This Old Road
Live From Austin TX
Tried as I might, I've never been one of those overly reverent singer-songwriter fans. I like the genre and all, I dig the man-vs-cosmos act of pouring out your heart with naught but a guitar, western shirt and a barstool, but the prose writ about the kings of those dusty trail riders gets purpler with each passing day. Every cough and flatulence from Townes Van Zandt is preserved in digipacks awaiting your self-identity enhancement at your nearest Barnes and Noble music section, glowing over-produced artifacts from anyone-ever-connected-with-anyone-in Austin stretch out for yards, and that's cool and all, but not everything here is brilliant.
One of those cats is Kris Kristofferson who we of the modern age recognize as that corny actor that would appear at Farm Aid. He scans as a rich guy with interesting friends, but the truth is, the mentor of Blade has penned some on the touchstone songs of the last 40 years, like "Me and Bobby McGee" and "Help Me make It Through The Night. " he was often cited by Willie Nelson and Johnny Cash as America's Greatest Songwriter. But still, people say the same thing about Billy Joel and Elton John. It hard to know if it's safe to jump in that pool.
The resent repackaging of his Austin City Limits performance back in 1981 is one of the more effective discs from New West's reissue series, and goes to prove that his music still has some resonance. He is in great form with a rough baritone that sounds eerily like Nick Cave at moments, and I'm struck how many of the song I recognize from a boyhood spent listing to crackly AM country radio everywhere I went. "Me and Bobby McGee" gets a great rolling thunder treatment here, with the harmonica blaring like a semi horn on a rickety bridge. Also the mandolin-augmented "Nobody Loves Anybody Anymore." It makes this the CD that would want to drop into the mix when you've lulled your audience with a sensitive-yet-dangerous mix of Richard Buckner and Pete Yorn and Elliot Smith and you want to flaunt your deep roots. I find a lot of CD's like this look better on the shelf than they do sound on the player, but this one is an exception.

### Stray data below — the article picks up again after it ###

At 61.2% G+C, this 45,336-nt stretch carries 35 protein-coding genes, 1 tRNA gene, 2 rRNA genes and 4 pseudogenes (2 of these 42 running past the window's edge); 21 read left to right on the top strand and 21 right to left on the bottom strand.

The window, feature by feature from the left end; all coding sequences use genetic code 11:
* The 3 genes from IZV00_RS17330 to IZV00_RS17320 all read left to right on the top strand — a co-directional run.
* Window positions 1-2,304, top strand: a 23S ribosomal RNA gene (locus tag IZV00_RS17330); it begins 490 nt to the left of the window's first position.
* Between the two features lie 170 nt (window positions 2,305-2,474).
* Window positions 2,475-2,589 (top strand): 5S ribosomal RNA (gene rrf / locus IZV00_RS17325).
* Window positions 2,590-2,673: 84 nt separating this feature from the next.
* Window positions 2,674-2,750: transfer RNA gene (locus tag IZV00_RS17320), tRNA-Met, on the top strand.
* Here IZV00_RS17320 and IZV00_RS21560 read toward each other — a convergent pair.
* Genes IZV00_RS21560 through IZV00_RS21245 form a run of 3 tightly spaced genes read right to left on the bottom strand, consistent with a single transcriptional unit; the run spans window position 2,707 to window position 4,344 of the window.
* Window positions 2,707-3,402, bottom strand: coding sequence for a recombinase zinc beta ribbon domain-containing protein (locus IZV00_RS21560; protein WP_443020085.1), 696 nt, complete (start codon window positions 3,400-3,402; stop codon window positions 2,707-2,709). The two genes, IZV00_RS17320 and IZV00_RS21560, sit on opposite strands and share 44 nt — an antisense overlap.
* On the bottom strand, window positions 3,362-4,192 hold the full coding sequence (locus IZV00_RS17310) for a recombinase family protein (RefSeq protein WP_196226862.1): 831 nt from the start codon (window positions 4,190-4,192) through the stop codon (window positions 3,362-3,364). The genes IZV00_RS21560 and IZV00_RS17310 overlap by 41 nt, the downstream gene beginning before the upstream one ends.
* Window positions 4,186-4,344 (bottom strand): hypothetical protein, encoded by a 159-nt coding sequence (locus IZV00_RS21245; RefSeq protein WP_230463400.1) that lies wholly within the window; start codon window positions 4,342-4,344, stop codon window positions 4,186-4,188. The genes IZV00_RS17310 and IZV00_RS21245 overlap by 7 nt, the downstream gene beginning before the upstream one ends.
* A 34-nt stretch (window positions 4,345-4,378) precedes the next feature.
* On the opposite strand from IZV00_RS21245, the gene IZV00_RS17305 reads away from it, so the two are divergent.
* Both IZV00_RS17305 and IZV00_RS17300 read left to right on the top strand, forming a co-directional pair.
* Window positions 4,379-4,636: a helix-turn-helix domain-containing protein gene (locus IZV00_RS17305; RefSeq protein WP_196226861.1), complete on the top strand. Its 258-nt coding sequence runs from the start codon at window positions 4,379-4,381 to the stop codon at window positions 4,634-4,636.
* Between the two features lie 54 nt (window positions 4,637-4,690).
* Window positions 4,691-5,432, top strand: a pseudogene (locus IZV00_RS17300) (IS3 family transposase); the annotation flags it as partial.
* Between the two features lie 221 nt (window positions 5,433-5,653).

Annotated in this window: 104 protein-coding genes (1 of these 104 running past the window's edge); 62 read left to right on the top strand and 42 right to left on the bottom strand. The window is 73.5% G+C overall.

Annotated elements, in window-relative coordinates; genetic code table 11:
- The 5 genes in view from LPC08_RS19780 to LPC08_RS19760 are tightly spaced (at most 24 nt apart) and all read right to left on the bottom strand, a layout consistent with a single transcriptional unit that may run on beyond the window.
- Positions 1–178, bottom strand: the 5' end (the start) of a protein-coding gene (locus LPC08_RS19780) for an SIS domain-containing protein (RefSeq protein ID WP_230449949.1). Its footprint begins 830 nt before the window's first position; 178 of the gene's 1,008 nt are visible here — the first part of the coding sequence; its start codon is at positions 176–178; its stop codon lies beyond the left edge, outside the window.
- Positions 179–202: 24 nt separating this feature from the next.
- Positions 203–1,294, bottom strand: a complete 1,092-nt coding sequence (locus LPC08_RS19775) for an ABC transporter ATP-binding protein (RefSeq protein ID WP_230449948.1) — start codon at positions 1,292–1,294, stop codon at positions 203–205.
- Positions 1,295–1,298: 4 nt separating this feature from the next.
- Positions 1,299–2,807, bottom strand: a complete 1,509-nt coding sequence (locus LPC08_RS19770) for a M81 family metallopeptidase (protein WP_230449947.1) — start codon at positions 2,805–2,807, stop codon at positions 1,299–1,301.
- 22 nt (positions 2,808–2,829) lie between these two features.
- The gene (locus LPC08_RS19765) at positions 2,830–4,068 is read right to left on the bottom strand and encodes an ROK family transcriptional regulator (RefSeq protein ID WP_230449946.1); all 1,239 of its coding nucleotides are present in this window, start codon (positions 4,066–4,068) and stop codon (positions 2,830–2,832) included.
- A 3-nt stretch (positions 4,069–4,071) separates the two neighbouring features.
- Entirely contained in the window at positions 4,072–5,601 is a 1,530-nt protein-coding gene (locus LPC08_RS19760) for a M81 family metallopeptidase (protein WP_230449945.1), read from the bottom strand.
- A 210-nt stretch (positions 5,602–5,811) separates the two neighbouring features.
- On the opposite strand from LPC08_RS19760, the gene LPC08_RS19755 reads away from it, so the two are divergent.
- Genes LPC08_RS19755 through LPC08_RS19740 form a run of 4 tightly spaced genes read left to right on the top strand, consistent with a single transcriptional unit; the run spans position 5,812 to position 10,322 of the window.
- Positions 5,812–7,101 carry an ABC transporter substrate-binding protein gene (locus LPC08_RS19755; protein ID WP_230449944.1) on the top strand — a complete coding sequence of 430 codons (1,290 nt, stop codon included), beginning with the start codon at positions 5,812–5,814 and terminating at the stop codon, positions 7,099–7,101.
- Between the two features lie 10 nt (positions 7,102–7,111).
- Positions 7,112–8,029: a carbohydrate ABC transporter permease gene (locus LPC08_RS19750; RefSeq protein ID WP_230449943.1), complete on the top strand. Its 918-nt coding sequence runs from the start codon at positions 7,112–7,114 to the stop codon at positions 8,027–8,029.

And, just to prove that he still has all that integrity foisted upon him, his new CD This Old Road is just as resplendent. Replacing the honey-and-cocaine glaze of the 80's recording, we get an autumn-crisp portrait of the old man as an artist. Kris' voice sounds wind-worn and brittle at points compared to his richer younger intonation, but just as powerful while sounding off-hand. The music here lies more along the folk lines, with shortpoken intros like on the "Last Thing To Go." What saves this from being another tepid folk re-hash is the production which is crisp and clear. So many folk albums sound too polished, shined up for ready consumption. The recording here are not barebones lo-fi sketchbook fodder, but they don't sound like any of the last Allison Kraus records which buff her voice down to a nub. Instead this falls squarely in the New Authenticity, like all those Rick Rubin Johnny Cash records. Sure the songs are a little ham-fisted, but Kris is an old man - he's lived enough to sing with some authority about war, peace, country and God. Much like his brother in arms Steve Earle, (who gets namechecked in "Wild American") he's probably not going to change your mind or party affiliation, but if you have some affinity to Bob Dylan's Bringing It All Back Home, Uncle Tupelo's March 14-16, 1984 or Richard Buckner's Bloomed, you will find something warm and inviting in This Old Road. These two recording go to show that Kris is one old warhorse is not only worth the hype, but still has some fire in him. Now if he could only keep The Daywalker in check.../p>